“Now you’re pushing me?” She let out an unladylike snort. “Right. What’s your endgame here, Gabriel?”
“There’s no game and I’m certainly not planning on ending anything.”
Claire released a giggle of sarcasm, “I’m sorry, but I’m not the same girl you left a decade ago. Scrap whatever romantic notions you have brewing in your head. I’m far too cynical for that now.”
“What happened?” She didn’t answer. “Tell me.”
“Disillusionment happened. When you just stopped communicating, I was devastated. Then I mistook a colleague’s advances for humor. When he got handsy, I blackened his eyes and filed a complaint. But he’d been gossiping about me. To counter my complaint, he said he broke up with me because I was getting too rough with him and that I was just out for revenge. Everybody took his word without question and I had to look for another job. A different and worse version of the story followed me to my new job. Imagine strangers judging you for a pack of lies.”
Gabrielle’s jaw clenched. “What happened to the guy?”
“He eventually got what he deserved.”
“Are you alright now?”
Claire nodded. They drove in silence until they got to Claire’s stop. “It’s a laundry shop,” said Gabriel.
“Yes, it is,” she said as she got out of the car. “This is as far as you go. Goodnight.”
“I’ll walk you to the door.”
“You don’t have to.”
“Alright, I want to.”
He laughed. “You used to smile when I tease you. I think I’d rather see you join a convent than become a mean old spinster.”
Claire sent him a murderous look.
“Okay, I’m sorry,” he said as he backed away and returned to the car. “Goodnight, Claire. Pick you up tomorrow?”
Claire walked past the laundry shop, turned a corner, then waved to the CCTV camera atop a huge gate. A figure in white came to meet her as the gate slid open.
“Sister Paula,” Claire walked right into the elder woman’s outstretched arms.
“I would have thought a day outside would brighten you up,” she said wiping an escaped tear on Claire’s cheek.
“Sister Paula,” said the guard on duty. “Should I let him in?” Both women turned toward the gate.
“Gabriel. What are you doing here?”
“What are you doing here? You said you were staying with friends.”
“It’s fine, John. You can let him in,” said Sister Paula.
“You don’t have to. He’s leaving.”
“No, I’m not.” The gate opened and in comes Gabriel Trent. Sister Paula quietly disappeared. “I thought I’d make a convincing case for our trip to the park tomorrow. Is this an orphanage?”
“It’s a home for the poor and sick elderly.”
“Why weren’t you straight with me?”
“Does it matter?”
“Are you..are you Sister Claire already?”
“You weren’t gonna tell me?”
“Why should I have to tell you? Why in the world would you expect that from me?” Gabriel couldn’t speak. “This isn’t helping either of us. You’d better leave.”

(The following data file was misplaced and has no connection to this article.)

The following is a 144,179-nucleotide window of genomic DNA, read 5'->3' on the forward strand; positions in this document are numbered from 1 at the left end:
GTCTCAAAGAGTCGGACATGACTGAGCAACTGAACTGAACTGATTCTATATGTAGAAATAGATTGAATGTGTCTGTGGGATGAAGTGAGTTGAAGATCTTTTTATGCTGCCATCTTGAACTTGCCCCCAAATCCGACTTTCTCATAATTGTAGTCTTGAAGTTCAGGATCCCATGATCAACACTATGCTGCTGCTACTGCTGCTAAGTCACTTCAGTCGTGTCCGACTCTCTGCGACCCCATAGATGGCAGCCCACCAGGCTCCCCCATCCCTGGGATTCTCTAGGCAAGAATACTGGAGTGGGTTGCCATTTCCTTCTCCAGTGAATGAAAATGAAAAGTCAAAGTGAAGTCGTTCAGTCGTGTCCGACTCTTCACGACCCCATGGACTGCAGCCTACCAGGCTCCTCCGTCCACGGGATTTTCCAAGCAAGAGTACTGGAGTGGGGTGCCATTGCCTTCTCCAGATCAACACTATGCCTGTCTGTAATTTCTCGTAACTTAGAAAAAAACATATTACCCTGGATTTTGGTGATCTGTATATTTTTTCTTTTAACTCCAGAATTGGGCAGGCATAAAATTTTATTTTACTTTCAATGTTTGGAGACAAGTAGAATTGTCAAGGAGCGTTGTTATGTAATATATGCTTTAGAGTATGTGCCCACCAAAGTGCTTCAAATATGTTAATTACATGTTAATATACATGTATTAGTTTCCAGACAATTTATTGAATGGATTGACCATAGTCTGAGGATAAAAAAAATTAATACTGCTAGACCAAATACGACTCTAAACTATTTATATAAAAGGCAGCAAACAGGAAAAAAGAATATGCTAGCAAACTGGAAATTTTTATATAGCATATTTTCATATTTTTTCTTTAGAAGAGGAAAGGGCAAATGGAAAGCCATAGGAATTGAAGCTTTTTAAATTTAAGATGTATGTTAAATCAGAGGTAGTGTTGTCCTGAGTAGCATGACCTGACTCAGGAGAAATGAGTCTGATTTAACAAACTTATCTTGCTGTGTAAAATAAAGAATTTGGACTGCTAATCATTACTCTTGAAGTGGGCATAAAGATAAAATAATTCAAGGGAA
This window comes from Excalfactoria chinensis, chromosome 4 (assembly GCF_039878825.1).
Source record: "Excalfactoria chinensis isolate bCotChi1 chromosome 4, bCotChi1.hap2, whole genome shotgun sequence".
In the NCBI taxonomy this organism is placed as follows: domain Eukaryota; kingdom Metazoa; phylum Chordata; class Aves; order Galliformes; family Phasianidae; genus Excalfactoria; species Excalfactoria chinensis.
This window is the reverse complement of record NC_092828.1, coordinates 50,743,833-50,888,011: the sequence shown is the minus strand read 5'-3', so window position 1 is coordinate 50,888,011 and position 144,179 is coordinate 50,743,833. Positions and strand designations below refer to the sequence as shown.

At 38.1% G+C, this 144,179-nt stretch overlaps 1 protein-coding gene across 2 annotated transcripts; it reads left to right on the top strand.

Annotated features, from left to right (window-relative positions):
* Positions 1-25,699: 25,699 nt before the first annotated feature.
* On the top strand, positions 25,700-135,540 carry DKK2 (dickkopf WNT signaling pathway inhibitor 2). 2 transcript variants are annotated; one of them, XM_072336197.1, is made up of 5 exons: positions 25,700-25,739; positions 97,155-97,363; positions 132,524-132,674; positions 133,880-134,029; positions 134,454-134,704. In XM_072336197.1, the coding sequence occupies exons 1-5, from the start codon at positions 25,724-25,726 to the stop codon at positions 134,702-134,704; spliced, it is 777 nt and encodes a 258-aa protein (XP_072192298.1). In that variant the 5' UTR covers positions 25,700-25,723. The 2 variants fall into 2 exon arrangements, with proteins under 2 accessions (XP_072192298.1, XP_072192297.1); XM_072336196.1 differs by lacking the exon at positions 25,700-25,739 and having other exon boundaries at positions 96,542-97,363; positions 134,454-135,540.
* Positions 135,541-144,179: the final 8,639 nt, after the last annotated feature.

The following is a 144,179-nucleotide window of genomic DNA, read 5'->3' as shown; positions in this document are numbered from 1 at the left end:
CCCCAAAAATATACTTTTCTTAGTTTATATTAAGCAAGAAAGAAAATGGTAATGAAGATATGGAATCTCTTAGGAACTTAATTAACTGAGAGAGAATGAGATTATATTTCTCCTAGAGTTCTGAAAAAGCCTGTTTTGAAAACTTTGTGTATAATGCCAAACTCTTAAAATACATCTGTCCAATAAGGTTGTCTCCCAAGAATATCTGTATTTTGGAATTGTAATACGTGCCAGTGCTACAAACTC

Claire had always loved the colors of autumn, but at that moment it was making her stomach churn. She faced her visitor standing over a stone bench, clearing away the sad orange leaves with a paper in his hand.
“How did you come into this place?”
“I left my job when the gossip became too much. Brooding didn’t work for me so I volunteered in a home just like this around our area.”
“That’s why you’re here?”
“I work here, but I’ve been contemplating on joining them.”
Gabriel handed her the paper. She took a quick look and gave it back bewildered. “I don’t understand.”
“I wasn’t sure you’d want to talk to me, so I googled your parents’ info instead of yours. I planned to visit them, beg for your whereabouts, and cajole a recommendation from them. If we hadn’t met last night I would’ve been on the first flight out to get to you.”
She looked into his clear blue eyes as hesitation overshadowed hers, “Why?”
“I wanted to say I’m sorry for hurting you. And to.. ask for another chance. I‘ve had a few relationships before, but—”
“How few?” she asked with both eyebrows raised making him smirk.
“But none came close to what we had.” He took a shaky breath and moved a step closer to her. “Marry me, Claire? Be with me?”
Claire bridged the small space between them and leaned onto him. He lightly locked his arms around her and rested a cheek on her crown.
“I love autumn,” she said.
Gabriel pulled her closer to him, “Me too.”
Claire raised her face to his, whispered ‘yes’, and sealed it with a kiss.
The Year of Living Haruki-Murakamily by Connla Stokes
Mr. Karofsky’s Big Mistake by Lavinia Grace Sebastian
December Nights by Susanna Lim
Cover image by Jimmy Chan / Pexels. The copyright of ‘Embracing The Fall ’ belongs to A.K. Tolentino. The short story first appeared on Short Fiction Break in 2017.